Acts 9:10

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Monday, 25 July 2022

Now there was a certain disciple at Damascus named Ananias; and to him the Lord said in a vision, “Ananias.”
And he said, “Here I am, Lord.”
Acts 9:10

Note: You can listen to today’s commentary courtesy of our friends at “Bible in Ten” podcast. (Click Here to listen)

You can also read this commentary, with music, courtesy of our friends at “Discern the Bible” on YouTube. (Click Here to listen), or at Rumble (Click Here to listen).

The previous verse noted that Paul was without sight for three days and that he neither ate nor drank. It is during this time that the next words occur, saying, “Now there was a certain disciple.”

It is the same word, mathétés, used three times in Acts 6 (verses 1, 2, and 7), and then again in Acts 9:1 when referring to the disciples of Jesus. It signifies a learner. In this case, it is a follower of Christ who learns the doctrines laid out in Scripture and what is required to conduct oneself rightly. He is said to be “at Damascus.”

Rather, it says “in Damascus.” It is where he is located, and he was one of the people who would have been targeted by Paul once he arrived and started rounding up the believers. Of him, it says he is “named Ananias.”

It is the Greek transliteration from Khananyah (Hananyah), or “Yah is Gracious.” It is not an uncommon name, and it is seen about 30 times in the Old Testament. In the New Testament it is the name of the husband of Sapphira in Acts 5 and also one of the high priests seen in Acts 23:2 and 24:1. In Acts 22, this man is called a “devout man” using a term that signifies God-fearing or, literally, “taking hold of what is good.” Of him, it next says, “and to him the Lord said in a vision, ‘Ananias.’”

In the coming verses, it is fully apparent that this is the Lord Jesus who is addressing him. He is called personally in order to direct him. This is certainly intended to be used as a validation of the one who the Lord will commission. In other words, Ananias has been selected for the specific purpose of being a reliable testimony to the Lord’s having chosen Saul (Paul) for his apostolic ministry.

  • Ananias is a resident of Damascus, the city targeted by Paul.
  • Ananias is a disciple of Jesus, the specific group targeted by Paul.
  • Ananias is a devout man, meaning his testimony is known to be reliable.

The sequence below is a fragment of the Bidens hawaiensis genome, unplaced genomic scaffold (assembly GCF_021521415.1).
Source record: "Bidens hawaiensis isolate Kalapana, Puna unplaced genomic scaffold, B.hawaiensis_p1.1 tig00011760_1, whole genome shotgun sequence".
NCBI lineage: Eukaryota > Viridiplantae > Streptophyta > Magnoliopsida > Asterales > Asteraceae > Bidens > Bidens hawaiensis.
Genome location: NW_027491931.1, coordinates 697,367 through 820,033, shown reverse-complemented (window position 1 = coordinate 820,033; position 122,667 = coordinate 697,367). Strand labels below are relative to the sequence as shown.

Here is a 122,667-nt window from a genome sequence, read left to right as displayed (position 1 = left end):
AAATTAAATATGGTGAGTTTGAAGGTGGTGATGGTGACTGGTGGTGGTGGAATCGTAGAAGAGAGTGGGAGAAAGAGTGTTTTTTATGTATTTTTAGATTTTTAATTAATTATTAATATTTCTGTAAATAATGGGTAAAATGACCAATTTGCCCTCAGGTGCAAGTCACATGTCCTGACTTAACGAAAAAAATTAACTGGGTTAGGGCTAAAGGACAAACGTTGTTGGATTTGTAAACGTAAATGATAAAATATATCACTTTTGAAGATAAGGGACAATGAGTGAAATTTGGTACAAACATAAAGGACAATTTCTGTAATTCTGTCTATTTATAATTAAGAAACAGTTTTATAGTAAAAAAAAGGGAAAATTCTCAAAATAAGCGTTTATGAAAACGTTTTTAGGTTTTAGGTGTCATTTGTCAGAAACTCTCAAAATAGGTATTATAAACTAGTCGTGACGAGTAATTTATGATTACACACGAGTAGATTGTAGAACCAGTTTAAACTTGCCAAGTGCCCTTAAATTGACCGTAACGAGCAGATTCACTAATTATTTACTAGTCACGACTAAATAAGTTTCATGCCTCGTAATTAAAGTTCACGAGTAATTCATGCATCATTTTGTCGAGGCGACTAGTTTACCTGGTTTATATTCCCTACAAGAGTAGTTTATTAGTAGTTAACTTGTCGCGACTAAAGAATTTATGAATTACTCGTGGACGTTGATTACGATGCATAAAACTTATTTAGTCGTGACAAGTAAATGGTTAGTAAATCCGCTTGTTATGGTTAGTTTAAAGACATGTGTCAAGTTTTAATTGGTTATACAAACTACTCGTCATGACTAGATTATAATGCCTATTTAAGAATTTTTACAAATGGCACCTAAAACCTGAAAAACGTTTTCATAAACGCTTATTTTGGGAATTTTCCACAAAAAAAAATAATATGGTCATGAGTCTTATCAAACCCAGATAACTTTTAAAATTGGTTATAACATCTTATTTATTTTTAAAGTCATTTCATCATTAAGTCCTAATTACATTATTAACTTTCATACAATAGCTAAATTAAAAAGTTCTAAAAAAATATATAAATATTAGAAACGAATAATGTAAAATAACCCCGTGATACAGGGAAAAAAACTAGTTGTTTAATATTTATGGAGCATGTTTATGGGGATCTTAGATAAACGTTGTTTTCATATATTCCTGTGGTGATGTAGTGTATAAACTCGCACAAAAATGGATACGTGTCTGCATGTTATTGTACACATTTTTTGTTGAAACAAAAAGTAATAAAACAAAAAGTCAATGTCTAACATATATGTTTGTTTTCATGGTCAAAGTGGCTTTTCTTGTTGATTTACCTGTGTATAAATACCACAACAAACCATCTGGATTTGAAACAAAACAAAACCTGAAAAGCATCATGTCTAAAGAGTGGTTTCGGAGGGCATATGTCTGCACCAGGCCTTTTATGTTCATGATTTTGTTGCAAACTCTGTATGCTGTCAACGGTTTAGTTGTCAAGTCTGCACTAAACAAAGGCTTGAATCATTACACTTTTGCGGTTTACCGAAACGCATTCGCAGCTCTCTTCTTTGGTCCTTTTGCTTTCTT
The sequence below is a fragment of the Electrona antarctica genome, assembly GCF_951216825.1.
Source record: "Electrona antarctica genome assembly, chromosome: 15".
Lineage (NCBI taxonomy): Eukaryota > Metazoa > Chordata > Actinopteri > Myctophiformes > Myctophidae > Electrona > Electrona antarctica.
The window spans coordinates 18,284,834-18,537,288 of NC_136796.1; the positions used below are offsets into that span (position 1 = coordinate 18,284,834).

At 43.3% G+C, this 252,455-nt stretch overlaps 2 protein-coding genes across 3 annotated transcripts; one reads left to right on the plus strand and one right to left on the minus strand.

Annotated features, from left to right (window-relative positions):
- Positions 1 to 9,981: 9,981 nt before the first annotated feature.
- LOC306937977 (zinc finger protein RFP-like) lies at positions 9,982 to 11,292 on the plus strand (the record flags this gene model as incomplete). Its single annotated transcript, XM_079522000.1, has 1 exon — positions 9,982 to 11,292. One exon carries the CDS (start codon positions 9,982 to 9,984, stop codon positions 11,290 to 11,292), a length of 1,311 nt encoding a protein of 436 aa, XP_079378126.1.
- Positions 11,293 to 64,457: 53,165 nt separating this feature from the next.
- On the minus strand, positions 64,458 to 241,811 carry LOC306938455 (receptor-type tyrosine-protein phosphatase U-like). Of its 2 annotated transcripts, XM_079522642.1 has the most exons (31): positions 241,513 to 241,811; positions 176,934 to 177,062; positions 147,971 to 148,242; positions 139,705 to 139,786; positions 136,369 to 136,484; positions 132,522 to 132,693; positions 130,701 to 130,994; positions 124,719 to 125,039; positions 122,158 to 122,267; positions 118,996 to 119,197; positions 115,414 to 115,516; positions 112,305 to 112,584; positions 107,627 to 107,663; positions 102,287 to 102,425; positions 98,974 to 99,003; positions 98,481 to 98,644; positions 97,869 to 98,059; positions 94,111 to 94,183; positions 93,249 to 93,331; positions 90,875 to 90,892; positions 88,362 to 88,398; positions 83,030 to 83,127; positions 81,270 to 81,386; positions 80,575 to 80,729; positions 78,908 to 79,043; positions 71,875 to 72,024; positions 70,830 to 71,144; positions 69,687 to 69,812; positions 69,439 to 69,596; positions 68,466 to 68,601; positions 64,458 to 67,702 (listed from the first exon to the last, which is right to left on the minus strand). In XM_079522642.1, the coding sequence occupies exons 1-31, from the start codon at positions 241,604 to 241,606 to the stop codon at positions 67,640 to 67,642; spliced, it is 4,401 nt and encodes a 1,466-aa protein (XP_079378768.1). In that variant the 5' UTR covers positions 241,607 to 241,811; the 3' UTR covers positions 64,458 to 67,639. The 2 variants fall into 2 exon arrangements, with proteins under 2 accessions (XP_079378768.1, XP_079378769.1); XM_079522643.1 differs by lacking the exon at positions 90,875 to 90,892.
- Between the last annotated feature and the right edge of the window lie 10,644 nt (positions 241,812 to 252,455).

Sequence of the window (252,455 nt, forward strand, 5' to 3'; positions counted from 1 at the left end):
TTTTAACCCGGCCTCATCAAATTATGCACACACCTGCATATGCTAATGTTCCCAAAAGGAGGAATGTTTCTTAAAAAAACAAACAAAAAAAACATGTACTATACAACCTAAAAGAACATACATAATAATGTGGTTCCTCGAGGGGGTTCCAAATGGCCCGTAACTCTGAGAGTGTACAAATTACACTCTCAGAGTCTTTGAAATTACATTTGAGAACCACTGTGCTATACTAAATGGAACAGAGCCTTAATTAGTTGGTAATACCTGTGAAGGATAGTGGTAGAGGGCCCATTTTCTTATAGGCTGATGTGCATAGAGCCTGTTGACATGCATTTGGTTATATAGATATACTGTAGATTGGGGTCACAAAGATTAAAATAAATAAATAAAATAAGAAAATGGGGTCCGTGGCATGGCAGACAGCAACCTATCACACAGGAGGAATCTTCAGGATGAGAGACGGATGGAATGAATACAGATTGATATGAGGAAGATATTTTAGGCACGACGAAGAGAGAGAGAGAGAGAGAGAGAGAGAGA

• Ananias is not an apostle. As such, this fact will add unique credence to Paul’s ministry. Paul’s apostolic doctrine came not from one of the apostles (Galatians 1:17), but directly from the Lord. Further, his calling is from the Lord, but the message is transmitted by a regular disciple.

Because of these things, Ananias’ testimony will be all the more credible and readily accepted by those who hear from him of what will now transpire. In response to the Lord’s call, it next says, “And he said, ‘Here I am, Lord.’”

This is the standard answer of many people called by the Lord in the Old Testament. It is a way of saying, “I am present and at your disposal.” With that noted, the Lord’s directions to him will be forthcoming.

Life application: Everything about Paul’s selection and conversion is marked off as a unique occurrence. In this, he is a part of, but separated from, the other apostles. As such, his commission is a unique one that will carry the already established church through the next two millennia (so far) as the Gentiles take the lead role in spreading the gospel of Jesus Christ to the world. Because of this, a few points should be considered.

  • The church is already established based on the introduction of the New Covenant in Christ’s blood.
  • Gentile inclusion has already been established prior to Saul’s (Paul’s) recorded conversion (Acts 8).
  • Gentile inclusion will continue to occur prior to the focus of Acts being on Paul (Acts 10).
  • The gospel that Paul proclaims is the same gospel as the other apostles proclaim (1 Corinthians 15:11).
  • Paul’s ministry was not only to the Gentiles, but always to the Jew first (Acts 9:20, 13:14, 14:1, 17:1, 17:10, 18:4, 18:19, 19:8, 28:17, etc.). Therefore,
  • Paul’s ministry is not a new ministry to establish the church. Rather, it is a ministry established to continue the expansion of the church in sharing the gospel, after the (known to the Lord) rejection of it by Israel, with the Gentiles.

These points are especially highlighted by the fact that Gentiles are included in the chapter prior to and directly after Paul’s conversion in Acts 9. They are brought into the church by Jews at the direction of Jesus personally.

As this is so, it demonstrates that those who proclaim the doctrine of hyperdispensationalism are teaching a false and heretical doctrine that destroys the purpose and intent of the Lord’s personal workings in Acts to establish and continue His church. Hyperdispensationalism teaches a false gospel by proclaiming two separate gospels, one for the Jew and one for the Gentile. This is, according to Paul in Galatians 1, anathema.

Heavenly Father, may we carefully consider what Acts is telling us and properly evaluate what is going on there. Help us to consider it thoughtfully because many false teachers have come to proclaim heretical teachings based on a misapplication of what is taught out of the book. So, Lord, guide us carefully through this foundational part of Your precious word. Amen.